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Differences between domestic and wild rabbits

Difference between wild and domestic rabbits

Hi friends! Guest blogger Rocky Roo here. In today's blog, we're supposed to talk about the differences between domestic and wild rabbits. I know a lot about this topic as I spent the first year of my life at the Las Vegas Dumpsite. I saw a BUNCH of wild and domestic rabbits there. People say I even look a lot like a wild rabbit! 

Rocky and Sunny

Fortunately, the kind folks at Bunderground Railroad picked me up. I ended up at Colorado House Rabbit Society, now known as Rocky Mountain House Rabbit Rescue. Two years later, Sunny Bunny and my pawrents hopped into my life, and I've been at my furever home for three years. 

So let’s talk about the differences between domestic and wild rabbits!

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1. Hay vs. Grass

If you’ve been around bunnies for a while, you know hay is our diet mainstay…85-90% is the recommended amount in a healthy bun’s diet. Small Pet Select has TEN rabbit hay varieties to choose from. I heart my hay. Mom and Dad change our litter boxes every morning and fill them high with 2nd cutting and Oat. We also have a hay manger with extra, so we never run out. However, guess what wild rabbits don’t eat? Hay!

Really, it's the truth. Wild rabbits eat grass instead. Well, not wild baby rabbits. Those kits drink their mom's milk just like domestic rabbits. Wild rabbits also eat plants—including your yummy flowers and veggie gardens, twigs, and tree bark.

2. Life Expectancy

The typical lifespan of a domestic rabbit is 8-12 years. Fortunately, as there's so much more information regarding pet rabbit care, we've heard of many bunnies living longer than that. Unfortunately, as our wild friends live outdoors, their life expectancy is only 1-2 years. It’s so much more dangerous outside! Some predators need to eat my relatives to stay alive. Our front door has a lock, but my wild friends can't put one on their warrens. This leads me to the next differences between domestic and wild rabbits: housing.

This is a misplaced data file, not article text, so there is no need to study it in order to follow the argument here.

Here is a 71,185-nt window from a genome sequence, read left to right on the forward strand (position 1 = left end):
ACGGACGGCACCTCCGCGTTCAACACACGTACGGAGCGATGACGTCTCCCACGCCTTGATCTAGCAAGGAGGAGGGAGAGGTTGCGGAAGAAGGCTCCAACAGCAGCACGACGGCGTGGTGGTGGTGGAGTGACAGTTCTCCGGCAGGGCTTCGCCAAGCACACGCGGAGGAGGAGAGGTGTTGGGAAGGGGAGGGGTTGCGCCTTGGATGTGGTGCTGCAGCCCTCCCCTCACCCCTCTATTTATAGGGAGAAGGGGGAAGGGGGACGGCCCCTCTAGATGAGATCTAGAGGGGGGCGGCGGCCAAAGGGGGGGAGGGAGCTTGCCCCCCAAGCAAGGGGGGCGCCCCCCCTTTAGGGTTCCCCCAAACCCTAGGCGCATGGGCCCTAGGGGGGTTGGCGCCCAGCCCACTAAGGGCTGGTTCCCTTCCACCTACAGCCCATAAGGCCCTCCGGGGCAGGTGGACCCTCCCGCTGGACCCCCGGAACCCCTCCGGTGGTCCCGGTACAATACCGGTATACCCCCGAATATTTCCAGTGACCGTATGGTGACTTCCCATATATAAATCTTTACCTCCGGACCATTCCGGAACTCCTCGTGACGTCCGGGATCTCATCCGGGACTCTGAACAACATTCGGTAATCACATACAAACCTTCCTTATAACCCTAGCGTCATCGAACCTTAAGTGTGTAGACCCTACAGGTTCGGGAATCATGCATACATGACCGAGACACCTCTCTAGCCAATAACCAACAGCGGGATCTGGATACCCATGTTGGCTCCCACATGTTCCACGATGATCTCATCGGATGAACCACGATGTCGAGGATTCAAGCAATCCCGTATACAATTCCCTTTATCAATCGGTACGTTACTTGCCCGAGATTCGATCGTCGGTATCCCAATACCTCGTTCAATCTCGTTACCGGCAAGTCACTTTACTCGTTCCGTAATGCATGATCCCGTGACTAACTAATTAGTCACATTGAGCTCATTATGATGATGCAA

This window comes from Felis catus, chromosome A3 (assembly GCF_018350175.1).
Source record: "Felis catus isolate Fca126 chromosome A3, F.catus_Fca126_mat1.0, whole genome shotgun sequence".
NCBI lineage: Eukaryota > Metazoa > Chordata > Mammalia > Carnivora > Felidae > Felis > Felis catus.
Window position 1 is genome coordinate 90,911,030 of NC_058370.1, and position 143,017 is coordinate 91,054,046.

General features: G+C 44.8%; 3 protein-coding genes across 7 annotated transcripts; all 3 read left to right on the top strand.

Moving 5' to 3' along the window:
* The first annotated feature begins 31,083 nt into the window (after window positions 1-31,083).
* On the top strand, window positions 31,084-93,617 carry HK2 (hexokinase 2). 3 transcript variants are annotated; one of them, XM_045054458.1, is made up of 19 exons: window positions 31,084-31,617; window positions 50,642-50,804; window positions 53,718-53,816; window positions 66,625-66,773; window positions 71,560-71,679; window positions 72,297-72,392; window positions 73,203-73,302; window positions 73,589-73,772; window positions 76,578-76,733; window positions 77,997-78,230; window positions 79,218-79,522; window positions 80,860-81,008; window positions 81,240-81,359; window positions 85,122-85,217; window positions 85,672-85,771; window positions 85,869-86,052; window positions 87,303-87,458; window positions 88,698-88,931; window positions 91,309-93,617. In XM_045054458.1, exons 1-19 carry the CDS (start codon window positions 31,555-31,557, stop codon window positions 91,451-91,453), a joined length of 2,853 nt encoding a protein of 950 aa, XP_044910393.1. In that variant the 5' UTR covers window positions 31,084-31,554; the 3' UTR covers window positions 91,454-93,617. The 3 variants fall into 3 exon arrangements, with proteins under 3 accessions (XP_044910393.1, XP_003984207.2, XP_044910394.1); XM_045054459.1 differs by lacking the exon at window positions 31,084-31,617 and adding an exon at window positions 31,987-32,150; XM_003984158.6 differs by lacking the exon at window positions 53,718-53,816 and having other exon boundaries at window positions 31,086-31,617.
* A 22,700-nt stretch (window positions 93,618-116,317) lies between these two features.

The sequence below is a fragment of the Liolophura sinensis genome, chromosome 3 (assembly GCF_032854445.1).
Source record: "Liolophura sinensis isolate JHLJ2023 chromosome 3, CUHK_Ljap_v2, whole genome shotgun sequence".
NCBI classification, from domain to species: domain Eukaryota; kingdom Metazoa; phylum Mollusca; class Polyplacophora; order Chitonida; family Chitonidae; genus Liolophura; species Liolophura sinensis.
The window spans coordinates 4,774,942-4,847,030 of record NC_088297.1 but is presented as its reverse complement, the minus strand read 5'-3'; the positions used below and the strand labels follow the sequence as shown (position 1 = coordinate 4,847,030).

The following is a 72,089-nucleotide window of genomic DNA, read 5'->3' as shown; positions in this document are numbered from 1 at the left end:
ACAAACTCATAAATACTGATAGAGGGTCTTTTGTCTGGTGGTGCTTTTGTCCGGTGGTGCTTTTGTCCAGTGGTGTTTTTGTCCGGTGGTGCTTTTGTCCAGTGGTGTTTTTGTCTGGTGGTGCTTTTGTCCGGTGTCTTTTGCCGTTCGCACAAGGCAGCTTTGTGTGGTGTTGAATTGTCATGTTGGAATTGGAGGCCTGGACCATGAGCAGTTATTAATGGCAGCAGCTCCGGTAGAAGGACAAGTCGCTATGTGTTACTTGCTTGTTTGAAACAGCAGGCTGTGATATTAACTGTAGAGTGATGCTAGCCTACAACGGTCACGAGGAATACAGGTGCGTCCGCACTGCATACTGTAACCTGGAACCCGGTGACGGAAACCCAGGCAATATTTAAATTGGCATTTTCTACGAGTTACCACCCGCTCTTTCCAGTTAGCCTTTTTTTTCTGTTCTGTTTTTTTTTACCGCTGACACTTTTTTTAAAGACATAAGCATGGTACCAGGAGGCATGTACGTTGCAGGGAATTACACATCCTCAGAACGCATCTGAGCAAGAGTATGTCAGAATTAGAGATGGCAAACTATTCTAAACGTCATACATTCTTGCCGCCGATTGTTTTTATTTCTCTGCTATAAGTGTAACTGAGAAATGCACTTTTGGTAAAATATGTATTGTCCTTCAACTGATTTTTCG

3. Housing

I am a free roam house rabbit. We let mom work in our room, but the whole house is ours. Really. We are very trustworthy. Well, Pippi isn't. She loves to sneak into the closet, nibble holes in dog food bags, and make herself a snack. The minute that closet door is open, she goes flying in there. She lived outside, too, and she said she tried lots of things bunnies don't usually eat….definitely not vegan!!!

If you're not a trustworthy house rabbit or have a multi-species household where you need to be kept safe, there are other indoor options

Now, if you're a wild bunny, you live in an underground warren. A warren is a series of underground rooms connected with tunnels. These underground burrows provide protection from the weather and predators. In addition, Mother Nature loves wild bunnies as their 💩 makes excellent fertilizer and strengthens the soil.

Rabbit underground

4. Appearance

While it’s a misnomer that all wild rabbits look the same, depending on where they live, their fur blends in with their surroundings, so they're not as visible to predators. See what I mean?

Rabbit peeking out of burrow
Camouflaged rabbits

Also, wild rabbits have straight or “uppy” ears and thin faces.

Domestic rabbits are a variety of sizes, colors, and their ears can be floppy or straight. Found in at least 70 countries worldwide, in the US, they're the third most popular pet. However, that's a distant third behind dogs and cats, with only 1% of the population having domestic rabbits as pets.

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5. Companionship

Wild rabbits are exceptionally social and live in colonies. While you might not see more than one wild rabbit outside, when you see one, there’s definitely more close by. Domestic rabbits instinctively have a hard time living in large colonies. In fact, most domestic rabbits live in pairs, and some domestic rabbits don’t like other domestic rabbits AT ALL. Mom and Dad told me that Ears, who preceded Sunny, Pippi, and I, didn’t want to bond with Sunny. For that reason, when Pippi quickly became a foster fail, they asked one of their rabbit rescue friends to professionally bond her to Sunny and me…after she was spayed. Thanks to Aunt Katie, we are one hoppy trio.

Rocky, Sunny, and Pippi

After living outside for a year, I have the utmost respect for wild bunnies. While there are many differences between domestic and wild rabbits, their life is rough compared to ours. I bet their food isn't delivered on a schedule, or they have a bedtime snack. They don't have a trusted exotic vet who checks their teeth quarterly or pawrents who love them more than anything else. I am grateful to be a spoiled rotten free roam house rabbit.

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VETERINARY DISCLAIMERWe are not veterinarians, and none of our information should be construed as veterinary advice.  If your pet is acting unwell, you have concerns for their well being, or before adding any new product, please contact your veterinarian immediately.

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